right through fear. Still he would desire the forbidden thing,
though belonging to another; nor could he conceive why he should not
appropriate to himself, and thus allay his appetite, what was held by
another, could he do so undetected; nor attain to any higher notion of
right than that of the strongest. But the child has something higher
than the mere power of apprehending consequences. The simplest
exposition, whether of right or wrong, even by an ignorant nurse, is
instantly responded to by something _within him_, which, thus
awakened, becomes to him a living voice ever after; and the good and
the true must thenceforth answer its call, even though succeeding
years would fain overlay them with the suffocating crowds of evil and

We do not say that these eternal Ideas of Beauty, Truth, and Goodness
will, strictly speaking, always act. Though indestructible, they may
be banished for a time by the perverted Will, and mockeries of the
brain, like the fume-born phantoms from the witches' caldron in
Macbeth, take their places, and assume their functions. We have
examples of this in every age, and perhaps in none more startling than
in the present. But we mean only that they cannot be _forgotten_:
nay, they are but, too often recalled with unwelcome distinctness.
Could we read the annals which must needs be scored on every
heart,--could we look upon those of the aged reprobate,--who will
doubt that their darkest passages are those made visible by the
distant gleams from these angelic Forms, that, like the Three which
stood before the tent of Abraham, once looked upon his youth?

And we doubt not that the truest witness to the common source of these
inborn Ideas would readily be acknowledged by all, could they return
to it now with their matured power of introspection, which is, at
least, one of the few advantages of advancing years. But, though
we cannot bring back youth, we may still recover much of its purer
revelations of our nature from what has been left in the memory. From
the dim present, then, we would appeal to that fresher time, ere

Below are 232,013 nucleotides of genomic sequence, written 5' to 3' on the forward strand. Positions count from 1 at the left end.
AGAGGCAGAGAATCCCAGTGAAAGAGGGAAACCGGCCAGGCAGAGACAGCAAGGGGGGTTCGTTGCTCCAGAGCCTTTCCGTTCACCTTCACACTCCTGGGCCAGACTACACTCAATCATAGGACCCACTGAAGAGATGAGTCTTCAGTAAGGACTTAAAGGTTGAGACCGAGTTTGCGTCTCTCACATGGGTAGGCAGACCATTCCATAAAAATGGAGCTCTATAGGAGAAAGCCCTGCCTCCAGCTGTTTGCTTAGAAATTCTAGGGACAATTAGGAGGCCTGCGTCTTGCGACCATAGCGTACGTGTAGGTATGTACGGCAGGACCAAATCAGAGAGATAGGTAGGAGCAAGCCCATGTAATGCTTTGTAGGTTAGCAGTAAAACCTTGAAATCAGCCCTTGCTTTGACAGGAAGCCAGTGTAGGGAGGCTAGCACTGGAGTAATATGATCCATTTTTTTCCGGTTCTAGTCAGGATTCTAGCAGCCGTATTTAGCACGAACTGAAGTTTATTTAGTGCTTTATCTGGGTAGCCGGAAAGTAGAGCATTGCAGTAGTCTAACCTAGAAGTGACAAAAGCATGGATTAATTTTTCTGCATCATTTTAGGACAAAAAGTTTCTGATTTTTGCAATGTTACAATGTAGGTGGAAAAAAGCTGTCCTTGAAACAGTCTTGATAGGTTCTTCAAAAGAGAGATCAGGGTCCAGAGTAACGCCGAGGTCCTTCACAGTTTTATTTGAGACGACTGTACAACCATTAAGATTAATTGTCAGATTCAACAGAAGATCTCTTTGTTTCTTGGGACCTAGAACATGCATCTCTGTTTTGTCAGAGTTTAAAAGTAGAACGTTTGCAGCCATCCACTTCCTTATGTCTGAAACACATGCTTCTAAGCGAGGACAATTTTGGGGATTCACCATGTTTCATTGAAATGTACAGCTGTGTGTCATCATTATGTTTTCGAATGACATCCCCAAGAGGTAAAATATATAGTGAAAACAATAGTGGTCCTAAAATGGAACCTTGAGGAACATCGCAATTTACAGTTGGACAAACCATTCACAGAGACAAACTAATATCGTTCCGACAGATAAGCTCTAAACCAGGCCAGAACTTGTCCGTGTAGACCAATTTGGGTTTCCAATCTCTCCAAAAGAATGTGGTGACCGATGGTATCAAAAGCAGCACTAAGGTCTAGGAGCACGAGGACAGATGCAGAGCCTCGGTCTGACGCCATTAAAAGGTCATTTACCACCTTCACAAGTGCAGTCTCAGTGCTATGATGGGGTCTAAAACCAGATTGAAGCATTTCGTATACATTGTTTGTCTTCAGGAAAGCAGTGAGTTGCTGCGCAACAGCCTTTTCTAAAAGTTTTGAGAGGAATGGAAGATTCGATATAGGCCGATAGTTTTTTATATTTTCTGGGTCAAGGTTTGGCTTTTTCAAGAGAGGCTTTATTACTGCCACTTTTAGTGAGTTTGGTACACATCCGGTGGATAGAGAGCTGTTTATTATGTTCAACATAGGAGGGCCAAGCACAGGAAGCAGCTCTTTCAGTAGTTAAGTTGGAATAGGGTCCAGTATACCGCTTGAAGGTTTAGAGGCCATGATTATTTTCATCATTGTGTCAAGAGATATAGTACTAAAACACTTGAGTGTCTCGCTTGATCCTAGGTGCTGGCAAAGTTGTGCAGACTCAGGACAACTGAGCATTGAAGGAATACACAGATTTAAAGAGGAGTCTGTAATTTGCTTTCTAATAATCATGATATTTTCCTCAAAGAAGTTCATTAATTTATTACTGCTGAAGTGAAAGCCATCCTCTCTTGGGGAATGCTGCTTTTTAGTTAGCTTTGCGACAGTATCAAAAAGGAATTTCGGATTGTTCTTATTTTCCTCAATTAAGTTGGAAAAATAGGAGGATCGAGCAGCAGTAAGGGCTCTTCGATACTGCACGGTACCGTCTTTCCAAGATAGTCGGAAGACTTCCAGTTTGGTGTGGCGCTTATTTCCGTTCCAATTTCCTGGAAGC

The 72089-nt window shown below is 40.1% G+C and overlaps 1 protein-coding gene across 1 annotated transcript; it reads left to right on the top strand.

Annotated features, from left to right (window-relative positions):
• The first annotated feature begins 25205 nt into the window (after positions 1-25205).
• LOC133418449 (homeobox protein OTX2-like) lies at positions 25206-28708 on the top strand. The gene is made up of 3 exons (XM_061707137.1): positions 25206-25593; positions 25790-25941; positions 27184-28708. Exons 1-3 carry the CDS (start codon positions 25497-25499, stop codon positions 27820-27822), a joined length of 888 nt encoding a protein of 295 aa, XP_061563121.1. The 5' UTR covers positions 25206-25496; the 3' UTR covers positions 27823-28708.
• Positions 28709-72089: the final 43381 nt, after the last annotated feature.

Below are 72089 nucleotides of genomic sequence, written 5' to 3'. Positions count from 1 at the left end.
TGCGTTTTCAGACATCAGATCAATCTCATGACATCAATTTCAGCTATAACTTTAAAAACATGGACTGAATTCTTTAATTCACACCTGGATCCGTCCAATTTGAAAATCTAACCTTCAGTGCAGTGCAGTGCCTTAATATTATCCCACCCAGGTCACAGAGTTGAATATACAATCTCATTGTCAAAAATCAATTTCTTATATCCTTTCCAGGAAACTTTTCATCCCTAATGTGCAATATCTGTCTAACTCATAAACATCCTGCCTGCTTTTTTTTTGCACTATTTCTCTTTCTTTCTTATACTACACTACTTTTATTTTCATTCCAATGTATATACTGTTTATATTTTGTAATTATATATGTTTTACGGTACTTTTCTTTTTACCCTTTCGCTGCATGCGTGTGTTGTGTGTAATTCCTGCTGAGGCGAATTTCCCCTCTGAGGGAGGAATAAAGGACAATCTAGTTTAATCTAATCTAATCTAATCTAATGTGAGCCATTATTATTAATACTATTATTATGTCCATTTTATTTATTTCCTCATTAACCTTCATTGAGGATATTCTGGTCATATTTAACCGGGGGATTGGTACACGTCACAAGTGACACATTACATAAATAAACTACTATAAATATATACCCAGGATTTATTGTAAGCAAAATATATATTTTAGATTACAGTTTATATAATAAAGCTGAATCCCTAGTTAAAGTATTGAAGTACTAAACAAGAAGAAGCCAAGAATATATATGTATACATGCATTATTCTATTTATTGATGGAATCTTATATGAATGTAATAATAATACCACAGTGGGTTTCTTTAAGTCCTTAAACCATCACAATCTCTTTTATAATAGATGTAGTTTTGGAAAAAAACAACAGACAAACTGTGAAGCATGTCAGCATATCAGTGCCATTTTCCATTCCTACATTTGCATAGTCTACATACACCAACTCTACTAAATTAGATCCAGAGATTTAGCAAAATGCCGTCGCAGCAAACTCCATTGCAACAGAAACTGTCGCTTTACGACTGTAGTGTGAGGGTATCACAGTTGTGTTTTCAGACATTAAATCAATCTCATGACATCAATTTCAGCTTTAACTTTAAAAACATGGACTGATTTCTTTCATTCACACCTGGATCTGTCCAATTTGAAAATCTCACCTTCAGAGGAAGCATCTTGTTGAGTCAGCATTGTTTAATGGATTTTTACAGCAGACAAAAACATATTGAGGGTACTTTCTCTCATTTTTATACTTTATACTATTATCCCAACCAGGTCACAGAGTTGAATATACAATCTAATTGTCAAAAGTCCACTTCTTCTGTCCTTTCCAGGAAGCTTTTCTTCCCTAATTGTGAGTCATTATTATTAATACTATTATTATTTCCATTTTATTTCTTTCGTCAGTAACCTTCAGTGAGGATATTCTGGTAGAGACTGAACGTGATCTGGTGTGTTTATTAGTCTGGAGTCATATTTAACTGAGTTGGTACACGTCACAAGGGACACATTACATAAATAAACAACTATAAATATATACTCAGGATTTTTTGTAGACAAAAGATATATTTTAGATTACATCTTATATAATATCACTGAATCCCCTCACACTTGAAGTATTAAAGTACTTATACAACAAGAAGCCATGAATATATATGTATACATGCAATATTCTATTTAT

the young spirit had shrunk from the overbearing pride of the
understanding, and confidently ask, if the emotions we then felt from
the Beautiful, the True, and the Good, did not seem in some way to
refer to a common origin. And we would also ask, if it was then
frequent that the influence from one was _singly_ felt,--if it
did not rather bring with it, however remotely, a sense of something,
though widely differing, yet still akin to it. When we have basked in
the beauty of a summer sunset, was there nothing in the sky that spoke
to the soul of Truth and Goodness? And when the opening intellect
first received the truth of the great law of gravitation, or felt
itself mounting through the profound of space, to travel with the
planets in their unerring rounds, did never then the kindred Ideas of
Goodness and Beauty chime in, as it were, with the fabled music,--not
fabled to the soul,--which led you on like one entranced?

And again, when, in the passive quiet of your moral nature, so predisposed
in youth to all things genial, you have looked abroad on this marvellous,
ever teeming Earth,--ever teeming alike for mind and body,--and have felt
upon you flow, as from ten thousand springs of Goodness, Truth, and
Beauty, ten thousand streams of innocent enjoyment; did you not then
_almost hear_ them shout in confluence, and almost _see_ them gushing
upwards, as if they would prove their unity, in one harmonious fountain?

But, though the preceding be admitted as all true in respect to
certain "gifted" individuals, it may yet be denied that it is equally
true with respect to all, in other words, that the Principle assumed
is an inherent constituent of the human being. To this we reply, that
universality does not necessarily imply equality.

The universality of a Principle does not imply _everywhere_ equal
energy or activity, or even the same mode of manifestation, any more
than do the essential Faculties of the Understanding. Of this we have
an analogous illustration in the faculty of Memory; which is almost
indefinitely differenced in different men, both in degree and mode. In
some, its greatest power is shown in the retention of thoughts, but
not of words, that is, not of the original words in which they were
presented. Others possess it in a very remarkable degree as to forms,
places, &c., and but imperfectly for other things; others, again,
never forget names, dates, or figures, yet cannot repeat a
conversation the day after it took place; while some few have the
doubtful happiness of forgetting nothing. We might go on with a long
list of the various modes and degrees in which this faculty, so
essential to the human being, is everywhere manifested. But this is
sufficient for our purpose. In like manner is the Principle of Harmony
manifested; in one person as it relates to Form, in another to Sound;
so, too, may it vary as to the degrees of truth and goodness. We say
degrees; for we may well doubt whether, even in the faculty of memory,
its apparent absence as to any one essential object is any thing more
than a feeble degree of activity: and the doubt is strengthened by the
fact, that in many seemingly hopeless cases it has been actually, as
it were, brought into birth. And we are still indisposed to admit its
entire absence in any one particular for which it was bestowed on man.
An imperfect developement, especially as relating to the intellectual
and moral, we know to depend, in no slight measure, on the _will_
of the subject. Nay, (with the exception of idiots,) it may safely be
affirmed, that no individual ever existed who could not perceive the